By Thomas Pynchon
Is there some moral or professional principle that Thomas Pynchon — America’s best-known-for-being-least-known author — has been trying to affirm by shunning interviewers and photographers for going on fifty years now?
Is it that he doesn’t want to be seen as just another media whore in a world where fame is so cheap?
Or is he someone trying to stay in control of his own publicity, jealously protecting his eccentric brand with Oprah-like intensity?
More to the present point, even with a new book out one has to wonder: were he to end his media exile now would anyone care?
Over the last half-century Pynchon hasn’t developed much as a writer. In this reviewer’s (admittedly lonely) opinion his best book was The Crying of Lot 49, which came out in 1966. Favourite among fans is probably Gravity’s Rainbow, which was in 1973. The dates tell you something about where the author’s head is still at.
In these and other early works all of the essential ingredients of Pynchon’s oeuvre, both in terms of style and theme, were in place. Since then the same elements have been recycled in different contexts and settings, albeit with diminishing returns. We now know exactly what to expect: political paranoia mixed with slapstick humour, comicbook characters with cartoon names, lots of silly song lyrics and dreadful puns, a fascination with the dark side of technology and the role of conspiracies in history, and outrageously complex plots that are never fully resolved.
Bleeding Edge is his most contemporary work — it’s set in Manhattan in 2001, just before and after the 9/11 terrorist attacks — but it seems like only the names and dates have changed in forty years. This time out Pynchon’s detective heroine is Maxine Tarnow, a fast-talking Jewish mother and Certified Fraud Examiner “gone rogue.” For Maxine “paranoia’s the garlic in life’s kitchen … you can never have too much”: words that she may want to reconsider after getting sucked into a vast right- left- and everything-in-between-wing conspiracy involving the FBI, Internet entrepreneurs, terrorists, hackers, amateur porn producers, and the whole pyramid racket of late capitalism.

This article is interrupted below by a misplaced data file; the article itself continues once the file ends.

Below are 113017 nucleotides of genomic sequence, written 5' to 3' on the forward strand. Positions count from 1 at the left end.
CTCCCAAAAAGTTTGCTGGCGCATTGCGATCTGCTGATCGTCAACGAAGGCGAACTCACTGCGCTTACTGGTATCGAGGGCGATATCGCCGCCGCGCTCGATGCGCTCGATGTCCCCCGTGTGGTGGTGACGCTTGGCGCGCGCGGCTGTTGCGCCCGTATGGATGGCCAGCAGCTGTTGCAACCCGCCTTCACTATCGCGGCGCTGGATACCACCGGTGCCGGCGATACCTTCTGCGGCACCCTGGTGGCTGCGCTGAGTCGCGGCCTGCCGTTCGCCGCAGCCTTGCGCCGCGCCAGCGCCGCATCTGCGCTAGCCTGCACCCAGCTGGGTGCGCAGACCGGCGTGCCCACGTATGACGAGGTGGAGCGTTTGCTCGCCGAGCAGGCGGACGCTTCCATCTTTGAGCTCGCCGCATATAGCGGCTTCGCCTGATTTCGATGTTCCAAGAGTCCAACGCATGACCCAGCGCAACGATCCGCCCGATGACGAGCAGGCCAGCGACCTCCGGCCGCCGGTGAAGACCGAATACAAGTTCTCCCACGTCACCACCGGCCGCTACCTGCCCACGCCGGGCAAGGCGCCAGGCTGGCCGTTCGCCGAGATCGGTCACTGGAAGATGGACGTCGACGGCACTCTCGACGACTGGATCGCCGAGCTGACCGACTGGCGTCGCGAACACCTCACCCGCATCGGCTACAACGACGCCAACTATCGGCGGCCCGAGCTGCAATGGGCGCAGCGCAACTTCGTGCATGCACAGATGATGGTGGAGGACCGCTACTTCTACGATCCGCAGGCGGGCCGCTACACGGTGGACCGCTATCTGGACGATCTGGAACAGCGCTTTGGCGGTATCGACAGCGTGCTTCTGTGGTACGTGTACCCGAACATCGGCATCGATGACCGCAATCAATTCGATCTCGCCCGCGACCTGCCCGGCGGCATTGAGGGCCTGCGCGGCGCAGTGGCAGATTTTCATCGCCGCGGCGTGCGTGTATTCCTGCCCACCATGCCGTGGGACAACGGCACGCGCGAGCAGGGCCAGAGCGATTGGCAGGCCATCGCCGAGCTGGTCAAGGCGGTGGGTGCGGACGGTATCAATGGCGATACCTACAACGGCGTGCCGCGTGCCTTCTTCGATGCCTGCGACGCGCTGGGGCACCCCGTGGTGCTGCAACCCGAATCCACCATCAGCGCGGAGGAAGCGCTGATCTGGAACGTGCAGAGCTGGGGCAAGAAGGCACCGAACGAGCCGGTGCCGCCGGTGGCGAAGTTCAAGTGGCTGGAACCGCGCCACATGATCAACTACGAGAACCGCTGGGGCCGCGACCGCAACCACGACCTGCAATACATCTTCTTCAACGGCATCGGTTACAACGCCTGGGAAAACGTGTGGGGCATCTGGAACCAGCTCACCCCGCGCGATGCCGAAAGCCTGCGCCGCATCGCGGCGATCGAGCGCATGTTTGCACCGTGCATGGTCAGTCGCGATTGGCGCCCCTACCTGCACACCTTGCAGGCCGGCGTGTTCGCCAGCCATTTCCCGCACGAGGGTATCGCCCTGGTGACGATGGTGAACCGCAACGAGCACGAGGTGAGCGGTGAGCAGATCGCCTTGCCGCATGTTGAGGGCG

Domestic paranoia today tends to focus on two economic sectors — finance and the Internet — whose power and influence have expanded exponentially despite the lack of any clear understanding among the public of what it is they actually do or how they do it. What were in all those collateralized debt obligations? Not even the people who invented them knew for sure, but they rocked Wall Street in the sub-prime mortgage crisis. And just how many people are (at least potentially) spying on you every time you open your Internet browser? Too many to count … even if there were some way of counting, which there probably isn’t.
Pynchon’s main target in Bleeding Edge is this shadowy financial-digital complex, near the center of which sits a villainous dot-com billionaire/CEO cybercriminal named Gabriel Ice. But at least one reader will confess to being unable to tell you much more than that.
There is a method, however, to the muddle. The point seems to be that if we really knew what was going on we’d likely be more depressed than alarmed by “conspiracies” that are really just a lot of stupid, greedy people acting in narrow, mean-spirited and selfish ways. Like Maxine (or her precursor Oedipa Maas) we all harbour a spiritual yearning to believe in powerful unseen forces at work, even if they are totally evil and threaten our destruction. Because if no one is pulling the strings, if no one is really in charge, then we may be in even bigger trouble than we think.
It’s a shame Bleeding Edge isn’t a better book. Like a lot of Pynchon’s major efforts it’s messy and bloated. The plot may be deliberately incomprehensible, but this only makes it less involving. The characters are thin and the attempts at humour fall flat. The writing is clever in spurts, but awkwardly driven by fractured dialogue with odd tics like ending sentences with question marks and including with every movie title mentioned the year of its release in parenthesis.
But underneath it all is Pynchon’s still relevant, sustaining vision: that post-1960s America has lost its innocence and freedom to the forces of big government and big capital. This message was especially clear at the end of his last novel, Inherent Vice, where the Psychadelic Sixties are imagined as a “little parenthesis of light,” a “dream of prerevolution” snuffed out by corporate suits.
That countercultural spirit is also felt in Bleeding Edge. We see it when, for example, Maxine walks through the “new” New York City, discouraged by how real estate developers have made the formerly grubby place “Disneyfied and sterile.” Maxine feels “nauseous at the possibility of some stupefied consensus about what life is to be, taking over this whole city without mercy, a tightening Noose of Horror, multiplexes and malls and big-box stores . . . Aaahh!”
This betrayal of the spirit of the summer of love is part of our pop history now. Today we are all children of the ’80s, not the ’60s. Hence Dr. Evil taunting Austin Powers about how “freedom failed” and telling him that there’s “nothing as pathetic as an aging hipster.” Or the Big Lebowski crowing at Jeff Bridges’ laid-back Dude: “the bums lost!”
And so is it too early to say that the Internet only offered an illusion of individual rebellion, revolution, and freedom? One that turned into a nightmare of corporate and state surveillance as cyberspace became a global prison?
On the contrary, it’s far too late. But who do you think’s to blame for that happening? Us or . . . them?
Review first published in the Toronto Star January 4, 2014.